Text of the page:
February 21, 2024

Council reviews food truck findings

Southwest Iowa Hot Air Balloon Fest attendees line up for food at the airport. Creston city council discussed their findings regarding food trucks as the look to put together a new ordinance.

Creston City Council reviewed their findings Tuesday from a survey and three meetings regarding food trucks in the community, though they took no action. The council is gathering information in order to create a new ordinance focused on food trucks.

Councilmember Kiki Scarberry shared the results of a community survey, which aimed to understand the public opinion about allowing food trucks in Creston parks.

“We had a total of 1,720 responses from both residents and nonresidents of Creston. Seventy-five point seven percent were residents that live in the city of Creston,” Scarberry said. “Ninty-seven point seven percent of those individuals that filled out the survey said that food trucks should be allowed in the city parks in their opinion.”

Comments were allowed in the survey. With 608 written responses, about 66% were positive, the rest being equal between negative and neutral. Negative comments focused on support of area brick and mortar restaurants, while positive comments focused on supporting small business and bringing more options to Creston.

The food truck committee, which consists of Mayor Gabe Carroll and Councilmembers Matt Levine and Brenda Lyell-Keate, held three meetings, one each for food truck owners, the Creston Parks and Recreation Board and restaurant owners.

Levine explained the basis of what each group wanted.

“What we found is the restaurant owners want a setback of some kind, the food truck owners just want simplicity and a way for them to be in town, something easier than we have right now. And obviously the park board doesn’t want them,” Levine said.

Fees

Part of the discussion focused on fees for food trucks. Levine believed fees should be lowered to $25 a day and $250 a year, Carroll agreeing.

“It did sound like, at least with Reno and Woody’s, $25 a day, $100 a month and $250 a year is pretty typical for surrounding towns and the fees they have,” Carroll said. “I don’t think most of our local trucks would have much of an issue with that.”

When talking about fee exemptions for local food trucks, the council was split. Carroll explained that, according to Creston City Attorney Marc Elcock, the city could have a dual fee schedule.

“Mr. Clayton said that having that exemption for that first year was really helpful for starter food trucks locally to get going without having a high upfront cost, so I think that’s something that could be considered,” Carroll said. “[Elcock] said it’s OK, recognizing the benefits that the local food trucks bring to the community as opposed to the chain food trucks.”

He suggested $250 a year for locals and $500 a year for non-local food trucks. Blazek agreed, saying it would encourage local residents to build businesses in Creston. Levine and Councilmember Steve Wintermute thought a two-tier fee system would make it too complex.

“Personally, I’m in favor of keeping everything the same. One single price for everyone, make everything the same,” Levine said. “I feel like it’s cherry picking at that point.”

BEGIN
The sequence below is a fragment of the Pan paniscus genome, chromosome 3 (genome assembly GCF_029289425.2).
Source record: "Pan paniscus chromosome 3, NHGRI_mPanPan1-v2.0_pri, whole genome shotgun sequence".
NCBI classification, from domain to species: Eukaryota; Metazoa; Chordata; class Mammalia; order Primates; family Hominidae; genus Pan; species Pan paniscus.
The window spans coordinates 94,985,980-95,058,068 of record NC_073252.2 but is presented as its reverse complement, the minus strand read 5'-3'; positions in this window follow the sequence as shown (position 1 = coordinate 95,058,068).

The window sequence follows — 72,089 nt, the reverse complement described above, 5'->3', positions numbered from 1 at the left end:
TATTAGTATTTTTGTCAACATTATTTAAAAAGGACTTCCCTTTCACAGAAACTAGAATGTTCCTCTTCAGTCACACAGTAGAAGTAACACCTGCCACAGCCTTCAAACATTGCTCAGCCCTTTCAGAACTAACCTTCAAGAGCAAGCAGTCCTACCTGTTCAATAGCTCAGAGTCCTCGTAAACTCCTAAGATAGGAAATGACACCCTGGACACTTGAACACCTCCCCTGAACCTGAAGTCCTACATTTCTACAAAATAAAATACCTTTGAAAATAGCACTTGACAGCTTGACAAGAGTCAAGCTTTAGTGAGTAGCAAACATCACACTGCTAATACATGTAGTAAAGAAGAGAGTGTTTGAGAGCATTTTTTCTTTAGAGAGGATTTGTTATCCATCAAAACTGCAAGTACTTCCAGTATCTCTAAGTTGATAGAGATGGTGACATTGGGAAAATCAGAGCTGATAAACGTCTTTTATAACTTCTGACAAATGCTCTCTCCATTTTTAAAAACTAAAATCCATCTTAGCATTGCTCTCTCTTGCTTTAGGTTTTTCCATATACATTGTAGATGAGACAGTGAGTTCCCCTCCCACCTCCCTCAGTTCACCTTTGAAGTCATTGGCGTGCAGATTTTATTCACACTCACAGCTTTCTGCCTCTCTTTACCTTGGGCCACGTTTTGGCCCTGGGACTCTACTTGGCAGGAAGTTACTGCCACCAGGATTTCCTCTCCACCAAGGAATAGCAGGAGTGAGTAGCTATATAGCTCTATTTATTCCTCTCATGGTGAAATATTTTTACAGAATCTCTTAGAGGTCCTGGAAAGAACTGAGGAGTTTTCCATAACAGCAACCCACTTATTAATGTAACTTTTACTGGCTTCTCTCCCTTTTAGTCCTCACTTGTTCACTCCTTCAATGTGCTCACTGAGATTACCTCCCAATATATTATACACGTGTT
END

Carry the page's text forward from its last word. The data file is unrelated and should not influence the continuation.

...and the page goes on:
The council also discussed the park and recreation board’s request to get a $100 deposit from food trucks when in the parks.

“The park board did mention they would like a $100 deposit from food trucks in case there’s a mess left and they have to clean up,” Carroll said.

Wintermute, Scarberry and Levine quickly nixed the idea.

“I feel like we shouldn’t charge it, and if they make a mess, we just don’t let them back. It will work itself out that way,” Levine said. “I don’t think it’s going to be difficult to figure that out. Charging a fee every single time that they might get refunded? I don’t care for that at all.”

Wintermute said if trash is left, it would just have to be picked up.

“That’s just one of their jobs,” Wintermute said. “They’re going to have to pick up after people.”

Scarberry agreed.

“I think if you do that, you’ll have to charge every vendor at the farmers market the same thing,” she said. “The more people are in the parks, the more trash we’re going to have.”

Location

The council also discussed where food trucks would be able to set up.

“Personally, I am in favor of the setbacks, like 150 feet, that’s half a block, that keeps them off the front door but doesn’t limit them that much,” Levine said.

He also thought food trucks should be able to be in the parks.

“I think we should have them in there. It seems like it’s our say, like it should be,” Levine said. “I think if they bring all their items in and they pass the checklist, there should be no reason that they shouldn’t be there.”

Wintermute had the same sentiment.

“The people that I’ve heard from, which is not that many, think they should have a designated spot where they can set up just about any time,” Wintermute said. “It’s the people’s park, that’s something that the people seem to want.”

Carroll mentioned talking with Elcock about the topic.

“There was some question about whether the park and rec board gets to decide all their policies or what goes to the park,” Carroll said. “He said the park is an advisory board to the council, so that does have certain powers but there’s nothing to suggest the park has exclusive authority over the parks and playground areas. It is up to the council.”

However, he cautioned the council to work closely with the park and recreation department.

The council also discussed having designated areas or a district for food trucks, but were unable to decide on a location.

Erin Henze

Originally from Wisconsin, Erin is a recent graduate from UW-Stevens Point. Outside of writing, she loves to read and travel.